Unbeknownst to Lacey, the suspect, in this case, had just kidnapped an Austin woman at gunpoint, forced her into her car, and then drove her to the roadside area where he was in the act of sexually assaulting the woman when Lacey pulled in behind the vehicle to investigate.

As Lacey approached the vehicle, the suspect fired one shot with a .357 Derringer; the bullet struck Lacey in the throat and rendered him unconscious. Passing motorists stopped and administered life-saving first aid. As a result of the shooting, Lacey suffered paralysis from his neck down.

Lacey’s assailant was apprehended, stood trial, was convicted of Attempted Capital Murder and sentenced to 99 years in prison.

Throughout the next 18 months, Lacey underwent numerous medical procedures. He never recovered from his paralysis and died from wound complications in November 1982.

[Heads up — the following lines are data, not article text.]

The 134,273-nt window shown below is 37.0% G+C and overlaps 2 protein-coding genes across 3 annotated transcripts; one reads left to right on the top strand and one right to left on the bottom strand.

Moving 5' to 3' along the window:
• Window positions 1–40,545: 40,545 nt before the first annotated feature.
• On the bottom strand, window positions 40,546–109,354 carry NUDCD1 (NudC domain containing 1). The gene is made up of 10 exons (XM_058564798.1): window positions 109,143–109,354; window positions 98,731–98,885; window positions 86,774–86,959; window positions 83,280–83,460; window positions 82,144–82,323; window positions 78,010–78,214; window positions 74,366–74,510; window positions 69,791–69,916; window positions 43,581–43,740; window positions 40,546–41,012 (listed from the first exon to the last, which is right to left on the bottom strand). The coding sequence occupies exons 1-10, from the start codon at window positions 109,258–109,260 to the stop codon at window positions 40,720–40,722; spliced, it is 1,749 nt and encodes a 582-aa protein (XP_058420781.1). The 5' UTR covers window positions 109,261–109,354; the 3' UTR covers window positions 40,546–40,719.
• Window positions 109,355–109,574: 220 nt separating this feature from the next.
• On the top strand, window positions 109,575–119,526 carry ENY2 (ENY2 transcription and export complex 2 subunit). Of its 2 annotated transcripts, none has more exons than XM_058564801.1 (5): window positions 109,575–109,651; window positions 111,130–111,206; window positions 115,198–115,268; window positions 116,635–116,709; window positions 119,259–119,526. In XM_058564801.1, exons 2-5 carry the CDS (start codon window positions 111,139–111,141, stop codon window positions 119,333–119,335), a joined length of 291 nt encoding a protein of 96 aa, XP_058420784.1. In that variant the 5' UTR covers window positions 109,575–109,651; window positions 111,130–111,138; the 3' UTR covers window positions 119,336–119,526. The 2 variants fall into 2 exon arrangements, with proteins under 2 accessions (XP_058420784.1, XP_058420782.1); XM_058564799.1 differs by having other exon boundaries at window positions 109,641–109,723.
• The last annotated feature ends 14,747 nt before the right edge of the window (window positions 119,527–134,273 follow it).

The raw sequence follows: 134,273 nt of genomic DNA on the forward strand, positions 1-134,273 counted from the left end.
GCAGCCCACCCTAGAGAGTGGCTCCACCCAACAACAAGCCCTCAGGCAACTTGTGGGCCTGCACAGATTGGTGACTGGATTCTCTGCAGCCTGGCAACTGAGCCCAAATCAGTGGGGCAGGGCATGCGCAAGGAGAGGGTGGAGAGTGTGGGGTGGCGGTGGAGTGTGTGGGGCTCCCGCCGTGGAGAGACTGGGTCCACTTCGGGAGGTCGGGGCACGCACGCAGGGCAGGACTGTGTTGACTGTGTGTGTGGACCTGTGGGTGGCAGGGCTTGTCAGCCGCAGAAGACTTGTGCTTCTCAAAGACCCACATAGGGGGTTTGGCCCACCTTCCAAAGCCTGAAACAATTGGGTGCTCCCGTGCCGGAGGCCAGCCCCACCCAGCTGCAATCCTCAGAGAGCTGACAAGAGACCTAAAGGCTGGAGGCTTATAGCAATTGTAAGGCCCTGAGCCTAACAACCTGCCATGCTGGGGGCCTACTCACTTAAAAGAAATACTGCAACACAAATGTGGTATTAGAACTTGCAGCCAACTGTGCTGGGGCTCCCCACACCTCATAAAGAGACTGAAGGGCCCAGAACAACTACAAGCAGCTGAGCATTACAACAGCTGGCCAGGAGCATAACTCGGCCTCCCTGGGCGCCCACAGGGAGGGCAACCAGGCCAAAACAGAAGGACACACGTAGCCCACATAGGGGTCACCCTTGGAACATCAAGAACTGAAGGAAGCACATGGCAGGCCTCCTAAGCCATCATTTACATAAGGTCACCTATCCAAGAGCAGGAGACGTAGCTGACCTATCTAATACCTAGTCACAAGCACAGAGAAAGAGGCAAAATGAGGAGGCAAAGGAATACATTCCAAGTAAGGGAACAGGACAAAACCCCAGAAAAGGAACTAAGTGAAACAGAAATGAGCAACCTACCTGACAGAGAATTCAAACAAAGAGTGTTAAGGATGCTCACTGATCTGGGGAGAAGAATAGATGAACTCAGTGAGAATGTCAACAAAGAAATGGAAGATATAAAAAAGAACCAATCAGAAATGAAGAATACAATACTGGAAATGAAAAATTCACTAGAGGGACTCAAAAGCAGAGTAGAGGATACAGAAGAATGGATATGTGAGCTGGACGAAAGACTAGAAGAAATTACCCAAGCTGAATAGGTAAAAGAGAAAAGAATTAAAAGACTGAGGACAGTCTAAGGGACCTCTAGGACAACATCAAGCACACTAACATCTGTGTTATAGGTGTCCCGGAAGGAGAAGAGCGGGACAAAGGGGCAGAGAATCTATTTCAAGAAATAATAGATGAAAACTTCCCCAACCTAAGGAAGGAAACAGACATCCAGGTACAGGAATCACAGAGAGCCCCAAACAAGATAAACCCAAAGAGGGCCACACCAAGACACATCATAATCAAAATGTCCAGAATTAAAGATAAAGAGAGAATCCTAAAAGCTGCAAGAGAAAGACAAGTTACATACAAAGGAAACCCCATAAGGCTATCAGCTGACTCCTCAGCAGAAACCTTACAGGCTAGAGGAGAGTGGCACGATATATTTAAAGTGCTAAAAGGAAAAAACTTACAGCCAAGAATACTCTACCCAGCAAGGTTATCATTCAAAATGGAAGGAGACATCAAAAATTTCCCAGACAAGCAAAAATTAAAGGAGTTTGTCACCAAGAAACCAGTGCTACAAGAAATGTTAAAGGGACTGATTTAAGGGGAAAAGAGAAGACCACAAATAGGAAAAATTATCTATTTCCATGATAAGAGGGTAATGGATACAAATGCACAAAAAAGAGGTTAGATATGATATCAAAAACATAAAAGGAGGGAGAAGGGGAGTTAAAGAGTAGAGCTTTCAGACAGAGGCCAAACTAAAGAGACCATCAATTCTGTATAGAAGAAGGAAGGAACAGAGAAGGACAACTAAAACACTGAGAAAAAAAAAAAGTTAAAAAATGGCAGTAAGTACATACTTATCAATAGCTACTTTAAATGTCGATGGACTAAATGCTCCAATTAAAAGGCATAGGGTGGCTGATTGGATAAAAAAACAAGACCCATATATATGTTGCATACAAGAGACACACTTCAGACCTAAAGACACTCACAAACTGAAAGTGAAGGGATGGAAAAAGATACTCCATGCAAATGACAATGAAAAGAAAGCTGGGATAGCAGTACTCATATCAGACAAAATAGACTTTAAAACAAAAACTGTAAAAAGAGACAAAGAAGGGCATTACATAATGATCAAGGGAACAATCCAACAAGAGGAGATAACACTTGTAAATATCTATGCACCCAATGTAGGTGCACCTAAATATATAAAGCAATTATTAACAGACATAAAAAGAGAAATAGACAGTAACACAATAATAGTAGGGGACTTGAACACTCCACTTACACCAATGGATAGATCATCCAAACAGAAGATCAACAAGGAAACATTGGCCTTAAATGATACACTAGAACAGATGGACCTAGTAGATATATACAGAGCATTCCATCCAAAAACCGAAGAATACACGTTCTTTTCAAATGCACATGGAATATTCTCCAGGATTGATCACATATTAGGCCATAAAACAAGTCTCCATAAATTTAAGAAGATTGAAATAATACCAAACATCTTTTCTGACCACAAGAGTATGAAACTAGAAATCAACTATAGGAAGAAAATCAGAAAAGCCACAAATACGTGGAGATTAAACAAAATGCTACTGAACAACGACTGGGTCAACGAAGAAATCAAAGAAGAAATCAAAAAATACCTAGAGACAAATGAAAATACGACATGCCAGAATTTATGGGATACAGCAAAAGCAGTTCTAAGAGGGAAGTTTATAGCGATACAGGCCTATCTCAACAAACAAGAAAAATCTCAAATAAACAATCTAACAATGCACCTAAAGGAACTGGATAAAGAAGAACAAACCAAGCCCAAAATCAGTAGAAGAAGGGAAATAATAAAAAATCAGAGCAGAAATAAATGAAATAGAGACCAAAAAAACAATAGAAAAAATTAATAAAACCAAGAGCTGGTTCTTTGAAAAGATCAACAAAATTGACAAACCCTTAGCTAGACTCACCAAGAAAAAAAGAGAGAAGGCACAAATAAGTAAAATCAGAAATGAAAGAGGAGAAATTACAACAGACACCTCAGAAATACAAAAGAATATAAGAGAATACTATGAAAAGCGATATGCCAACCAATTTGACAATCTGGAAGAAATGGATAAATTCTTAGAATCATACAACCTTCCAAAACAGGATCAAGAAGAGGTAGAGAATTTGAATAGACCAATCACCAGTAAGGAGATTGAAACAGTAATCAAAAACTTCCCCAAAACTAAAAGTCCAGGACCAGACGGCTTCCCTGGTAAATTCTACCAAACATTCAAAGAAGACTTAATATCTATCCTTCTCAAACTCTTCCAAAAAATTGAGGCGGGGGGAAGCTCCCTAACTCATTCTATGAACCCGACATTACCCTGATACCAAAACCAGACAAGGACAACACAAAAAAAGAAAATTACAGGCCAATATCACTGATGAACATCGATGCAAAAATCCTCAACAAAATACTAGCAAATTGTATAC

Berry & Eckert

On the morning of February 1, 1967, Deputy Benjamin Berry and his partner and cousin, Deputy Walter Eckert, were attempting to execute a felony warrant in north-central Austin. The suspect named in the warrant had locked himself in a rear bedroom of the home and refused to surrender.

The suspect fired in excess of 20 rounds from an M-1.30 cal carbine at the two deputies. Berry was shot through the heart and died at the scene. Eckert was seriously wounded in his lower leg but was able to return fire, striking the suspect in the hand which ended the gun battle. While bleeding to death, Eckert was able to crawl to a nearby residence for help.

As a result of the shooting, Eckert’s injuries were so egregious that they ended his law enforcement career. His wounds continued to cause extreme difficulty and he died from wound complications in 1975.